From Loopt to FourSquare, it seems like every mobile-focused startup these days wants to hop on board the location-based application train. Aloqa launched an iPhone version of its free Android and BlackBerry application last week (the startup’s CEO, Sanjeev Agrawal, spoke during a panel at our recent Mobilize conference).
Like Geodelic, Aloqa helps you find nearby points of interest — what it calls “channels” — that you can customize according to your preferences. For example, if you’d rather get a cup of coffee from Peet’s than from Starbucks or another cafe, you can subscribe to the Peet’s channel. You’re then a tap away from pulling up a map that will guide to the store location you want to visit.
After trying out Aloqa for a week, I think it’s a solid LBS app but wish that its channels included more drilled-down points of interest. We recently moved our office to the SOMA neighborhood, an area of San Francisco with which I’m still not terribly familiar. I struggled to find a place to grab a quick salad for lunch using Aloqa and wound up using my Google Maps application instead.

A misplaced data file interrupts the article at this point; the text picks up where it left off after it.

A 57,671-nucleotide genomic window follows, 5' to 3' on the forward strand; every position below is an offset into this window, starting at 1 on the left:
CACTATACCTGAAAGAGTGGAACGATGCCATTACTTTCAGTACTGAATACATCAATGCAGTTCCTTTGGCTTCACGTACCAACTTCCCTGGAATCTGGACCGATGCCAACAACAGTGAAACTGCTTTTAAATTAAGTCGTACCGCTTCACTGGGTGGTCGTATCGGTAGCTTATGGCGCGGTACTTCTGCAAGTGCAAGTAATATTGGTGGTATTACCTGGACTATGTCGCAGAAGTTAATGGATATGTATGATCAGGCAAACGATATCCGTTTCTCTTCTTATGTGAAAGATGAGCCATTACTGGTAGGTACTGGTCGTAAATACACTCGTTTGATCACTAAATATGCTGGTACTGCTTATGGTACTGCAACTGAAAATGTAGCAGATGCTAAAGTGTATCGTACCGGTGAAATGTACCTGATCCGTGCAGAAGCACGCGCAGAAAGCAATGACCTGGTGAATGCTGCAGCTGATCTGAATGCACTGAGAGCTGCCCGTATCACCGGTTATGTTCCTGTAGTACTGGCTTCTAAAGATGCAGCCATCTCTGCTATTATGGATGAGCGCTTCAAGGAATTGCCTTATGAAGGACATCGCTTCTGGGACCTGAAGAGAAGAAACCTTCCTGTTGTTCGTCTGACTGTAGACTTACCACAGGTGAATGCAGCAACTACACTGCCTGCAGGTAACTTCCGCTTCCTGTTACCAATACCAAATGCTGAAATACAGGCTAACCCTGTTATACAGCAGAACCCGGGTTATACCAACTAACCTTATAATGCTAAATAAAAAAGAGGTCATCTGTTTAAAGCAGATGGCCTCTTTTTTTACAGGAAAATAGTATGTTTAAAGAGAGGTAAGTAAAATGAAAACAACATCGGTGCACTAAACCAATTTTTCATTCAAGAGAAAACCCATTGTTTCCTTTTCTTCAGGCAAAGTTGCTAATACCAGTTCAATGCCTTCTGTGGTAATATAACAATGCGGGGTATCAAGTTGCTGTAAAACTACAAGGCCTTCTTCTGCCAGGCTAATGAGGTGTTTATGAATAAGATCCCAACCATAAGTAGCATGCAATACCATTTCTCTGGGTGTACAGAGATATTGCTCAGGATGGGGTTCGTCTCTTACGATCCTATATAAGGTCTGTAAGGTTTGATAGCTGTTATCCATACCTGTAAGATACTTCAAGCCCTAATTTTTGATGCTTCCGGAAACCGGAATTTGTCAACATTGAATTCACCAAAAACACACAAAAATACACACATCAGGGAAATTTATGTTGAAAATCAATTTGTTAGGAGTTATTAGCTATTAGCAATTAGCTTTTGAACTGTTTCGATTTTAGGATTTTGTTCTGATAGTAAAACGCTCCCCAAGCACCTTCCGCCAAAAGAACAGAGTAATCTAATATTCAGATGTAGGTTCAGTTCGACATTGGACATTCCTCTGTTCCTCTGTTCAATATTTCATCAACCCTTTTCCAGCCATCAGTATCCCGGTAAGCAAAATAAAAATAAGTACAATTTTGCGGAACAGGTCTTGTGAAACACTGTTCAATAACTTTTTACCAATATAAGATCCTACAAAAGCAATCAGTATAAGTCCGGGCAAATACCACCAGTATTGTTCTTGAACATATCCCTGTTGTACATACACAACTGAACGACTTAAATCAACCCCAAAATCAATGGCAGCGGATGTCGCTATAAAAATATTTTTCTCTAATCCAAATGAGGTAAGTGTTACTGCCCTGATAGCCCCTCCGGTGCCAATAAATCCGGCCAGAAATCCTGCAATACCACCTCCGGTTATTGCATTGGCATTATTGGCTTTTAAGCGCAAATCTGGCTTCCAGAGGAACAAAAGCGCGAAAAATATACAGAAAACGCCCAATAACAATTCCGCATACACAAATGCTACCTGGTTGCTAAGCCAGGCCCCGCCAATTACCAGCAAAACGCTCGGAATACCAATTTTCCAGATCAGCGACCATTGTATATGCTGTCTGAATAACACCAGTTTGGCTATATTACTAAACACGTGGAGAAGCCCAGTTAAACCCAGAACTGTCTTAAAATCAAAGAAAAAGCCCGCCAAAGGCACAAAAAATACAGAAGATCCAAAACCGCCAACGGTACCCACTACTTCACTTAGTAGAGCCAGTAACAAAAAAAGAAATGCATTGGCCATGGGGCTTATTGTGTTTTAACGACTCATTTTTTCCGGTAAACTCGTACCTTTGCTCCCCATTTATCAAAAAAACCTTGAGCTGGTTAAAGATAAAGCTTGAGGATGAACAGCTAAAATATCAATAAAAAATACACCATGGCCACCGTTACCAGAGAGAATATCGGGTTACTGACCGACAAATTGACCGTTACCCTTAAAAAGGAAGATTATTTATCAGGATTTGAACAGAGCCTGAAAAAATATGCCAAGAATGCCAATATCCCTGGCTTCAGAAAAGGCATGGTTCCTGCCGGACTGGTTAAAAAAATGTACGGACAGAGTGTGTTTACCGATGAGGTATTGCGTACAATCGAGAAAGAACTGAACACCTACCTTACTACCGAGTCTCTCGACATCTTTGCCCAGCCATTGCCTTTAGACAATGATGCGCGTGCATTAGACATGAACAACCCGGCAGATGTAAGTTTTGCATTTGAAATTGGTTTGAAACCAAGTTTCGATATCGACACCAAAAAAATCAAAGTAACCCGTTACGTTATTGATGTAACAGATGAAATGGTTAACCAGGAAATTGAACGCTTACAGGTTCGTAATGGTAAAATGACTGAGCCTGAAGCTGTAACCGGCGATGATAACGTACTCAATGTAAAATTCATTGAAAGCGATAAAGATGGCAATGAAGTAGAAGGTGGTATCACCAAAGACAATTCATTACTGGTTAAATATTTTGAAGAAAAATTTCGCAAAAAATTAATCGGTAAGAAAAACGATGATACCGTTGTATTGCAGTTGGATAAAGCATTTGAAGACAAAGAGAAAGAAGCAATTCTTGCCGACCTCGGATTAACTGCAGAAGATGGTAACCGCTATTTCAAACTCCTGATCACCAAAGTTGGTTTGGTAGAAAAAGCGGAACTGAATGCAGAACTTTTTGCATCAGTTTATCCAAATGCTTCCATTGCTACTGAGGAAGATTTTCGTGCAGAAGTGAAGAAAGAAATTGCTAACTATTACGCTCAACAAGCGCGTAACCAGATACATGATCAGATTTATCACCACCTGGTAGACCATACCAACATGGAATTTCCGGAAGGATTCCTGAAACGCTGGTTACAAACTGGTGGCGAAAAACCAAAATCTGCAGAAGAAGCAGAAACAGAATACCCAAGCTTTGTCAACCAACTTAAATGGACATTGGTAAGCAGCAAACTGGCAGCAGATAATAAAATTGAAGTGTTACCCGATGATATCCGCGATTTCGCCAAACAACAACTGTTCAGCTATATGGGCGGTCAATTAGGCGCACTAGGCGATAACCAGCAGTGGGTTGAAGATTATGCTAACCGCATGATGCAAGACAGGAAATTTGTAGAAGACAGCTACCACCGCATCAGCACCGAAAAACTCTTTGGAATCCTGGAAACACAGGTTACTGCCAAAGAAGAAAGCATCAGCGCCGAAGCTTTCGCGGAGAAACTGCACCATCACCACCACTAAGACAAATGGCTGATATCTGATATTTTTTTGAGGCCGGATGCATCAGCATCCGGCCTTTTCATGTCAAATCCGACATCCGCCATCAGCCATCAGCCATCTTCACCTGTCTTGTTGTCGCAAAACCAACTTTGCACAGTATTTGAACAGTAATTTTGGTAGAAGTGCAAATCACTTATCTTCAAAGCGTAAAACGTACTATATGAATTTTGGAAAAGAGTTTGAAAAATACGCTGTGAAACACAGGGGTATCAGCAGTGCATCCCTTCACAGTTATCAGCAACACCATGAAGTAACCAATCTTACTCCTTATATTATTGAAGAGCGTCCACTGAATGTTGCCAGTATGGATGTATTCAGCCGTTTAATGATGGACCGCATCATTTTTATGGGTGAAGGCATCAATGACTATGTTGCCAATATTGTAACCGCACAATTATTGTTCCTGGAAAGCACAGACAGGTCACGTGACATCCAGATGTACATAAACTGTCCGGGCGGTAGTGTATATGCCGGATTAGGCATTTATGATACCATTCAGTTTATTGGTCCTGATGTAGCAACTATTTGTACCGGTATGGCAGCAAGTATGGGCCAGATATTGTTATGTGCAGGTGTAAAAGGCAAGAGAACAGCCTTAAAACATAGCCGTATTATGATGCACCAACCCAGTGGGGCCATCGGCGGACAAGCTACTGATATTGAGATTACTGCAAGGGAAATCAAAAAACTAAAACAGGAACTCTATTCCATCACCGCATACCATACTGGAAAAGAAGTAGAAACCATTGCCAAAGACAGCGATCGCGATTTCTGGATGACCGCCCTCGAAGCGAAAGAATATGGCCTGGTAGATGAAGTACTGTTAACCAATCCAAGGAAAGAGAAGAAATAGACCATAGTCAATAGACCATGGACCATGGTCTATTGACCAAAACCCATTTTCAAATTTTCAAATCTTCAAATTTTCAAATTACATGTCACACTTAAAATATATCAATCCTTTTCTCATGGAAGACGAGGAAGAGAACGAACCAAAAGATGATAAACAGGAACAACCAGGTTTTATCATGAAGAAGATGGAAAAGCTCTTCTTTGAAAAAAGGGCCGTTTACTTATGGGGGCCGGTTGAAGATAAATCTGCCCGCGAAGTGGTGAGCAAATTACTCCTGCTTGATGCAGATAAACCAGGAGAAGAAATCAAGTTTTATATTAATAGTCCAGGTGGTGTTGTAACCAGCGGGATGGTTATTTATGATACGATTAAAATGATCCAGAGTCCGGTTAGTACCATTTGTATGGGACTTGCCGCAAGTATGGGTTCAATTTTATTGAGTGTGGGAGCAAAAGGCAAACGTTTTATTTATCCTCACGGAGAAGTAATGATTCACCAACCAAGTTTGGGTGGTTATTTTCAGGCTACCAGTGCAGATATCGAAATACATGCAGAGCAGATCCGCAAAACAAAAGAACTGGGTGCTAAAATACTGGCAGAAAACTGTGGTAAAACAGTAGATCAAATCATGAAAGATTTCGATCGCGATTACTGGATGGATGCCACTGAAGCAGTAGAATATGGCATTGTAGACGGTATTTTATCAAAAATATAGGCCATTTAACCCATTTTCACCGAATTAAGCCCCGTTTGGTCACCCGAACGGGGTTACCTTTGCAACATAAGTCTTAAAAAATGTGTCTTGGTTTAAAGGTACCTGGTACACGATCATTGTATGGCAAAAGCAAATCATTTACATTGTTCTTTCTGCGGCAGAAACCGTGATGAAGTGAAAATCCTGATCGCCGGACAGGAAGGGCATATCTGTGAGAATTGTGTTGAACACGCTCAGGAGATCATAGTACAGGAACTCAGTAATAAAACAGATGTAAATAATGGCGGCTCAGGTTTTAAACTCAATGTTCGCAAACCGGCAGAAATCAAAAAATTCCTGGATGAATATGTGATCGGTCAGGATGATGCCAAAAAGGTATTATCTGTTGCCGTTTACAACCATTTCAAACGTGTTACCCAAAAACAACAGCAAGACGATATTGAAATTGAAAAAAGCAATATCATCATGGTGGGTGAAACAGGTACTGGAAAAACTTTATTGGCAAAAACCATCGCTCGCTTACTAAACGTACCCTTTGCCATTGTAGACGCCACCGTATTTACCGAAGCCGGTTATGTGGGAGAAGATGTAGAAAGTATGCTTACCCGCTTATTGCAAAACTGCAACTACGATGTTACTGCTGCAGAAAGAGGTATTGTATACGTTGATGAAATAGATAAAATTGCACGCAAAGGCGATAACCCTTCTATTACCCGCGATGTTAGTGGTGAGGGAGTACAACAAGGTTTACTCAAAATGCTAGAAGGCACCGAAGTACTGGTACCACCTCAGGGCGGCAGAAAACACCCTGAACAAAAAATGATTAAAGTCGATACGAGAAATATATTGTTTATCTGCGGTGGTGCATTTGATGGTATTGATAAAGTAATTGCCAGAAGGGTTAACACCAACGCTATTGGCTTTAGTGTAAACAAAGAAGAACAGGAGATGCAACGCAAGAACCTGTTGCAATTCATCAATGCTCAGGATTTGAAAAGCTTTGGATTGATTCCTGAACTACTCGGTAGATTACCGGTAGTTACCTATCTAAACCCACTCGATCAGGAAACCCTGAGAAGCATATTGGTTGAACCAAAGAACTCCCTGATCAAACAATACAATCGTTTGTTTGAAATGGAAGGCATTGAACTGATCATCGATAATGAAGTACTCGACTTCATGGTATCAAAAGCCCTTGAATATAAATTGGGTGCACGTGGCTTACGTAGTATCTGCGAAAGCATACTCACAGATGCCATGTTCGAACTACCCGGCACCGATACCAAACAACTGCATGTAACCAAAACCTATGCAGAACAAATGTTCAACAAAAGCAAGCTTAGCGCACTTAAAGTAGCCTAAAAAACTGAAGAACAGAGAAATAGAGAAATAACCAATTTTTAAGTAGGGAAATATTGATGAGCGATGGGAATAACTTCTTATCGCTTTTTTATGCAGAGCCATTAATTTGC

While Aloqa has a channel that lists nearby Yelp-reviewed restaurants, none of them offered the type of food I was looking for and none of them did takeout. (I admittedly had not looked at the fast food channel). What Aloqa did help me find was a nearby ATM for my bank and a Starbucks store closer to the one I was originally going to, which are definite pluses. There’s also a channel that notifies you when one of your Facebook friends is nearby, but only one of my friends has installed Aloqa on their phone so this hasn’t proven to be a helpful feature.
Aloqa just launched this summer, so there’s still room for improvement; hopefully we’ll soon see channels on it that point to more disaggregated points of interest. The Palo Alto, Calif.-based startup received $1.5 million in Series A funding this July from Wellington Partners and angel investors.